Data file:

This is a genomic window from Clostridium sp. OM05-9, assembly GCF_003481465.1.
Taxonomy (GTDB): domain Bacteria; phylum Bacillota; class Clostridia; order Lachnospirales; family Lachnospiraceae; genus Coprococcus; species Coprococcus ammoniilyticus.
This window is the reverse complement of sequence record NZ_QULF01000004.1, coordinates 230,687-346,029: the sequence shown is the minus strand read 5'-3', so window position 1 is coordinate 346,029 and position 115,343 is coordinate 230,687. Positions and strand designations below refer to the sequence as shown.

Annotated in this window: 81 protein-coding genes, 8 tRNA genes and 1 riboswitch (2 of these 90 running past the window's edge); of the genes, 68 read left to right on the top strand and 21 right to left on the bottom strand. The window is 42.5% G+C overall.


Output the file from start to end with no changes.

This is a genomic window from Clostridium sp. OM05-9, assembly GCF_003481465.1.
Taxonomy (GTDB): domain Bacteria; phylum Bacillota; class Clostridia; order Lachnospirales; family Lachnospiraceae; genus Coprococcus; species Coprococcus ammoniilyticus.
This window is the reverse complement of sequence record NZ_QULF01000004.1, coordinates 230,687-346,029: the sequence shown is the minus strand read 5'-3', so window position 1 is coordinate 346,029 and position 115,343 is coordinate 230,687. Positions and strand designations below refer to the sequence as shown.

Annotated in this window: 81 protein-coding genes, 8 tRNA genes and 1 riboswitch (2 of these 90 running past the window's edge); of the genes, 68 read left to right on the top strand and 21 right to left on the bottom strand. The window is 42.5% G+C overall.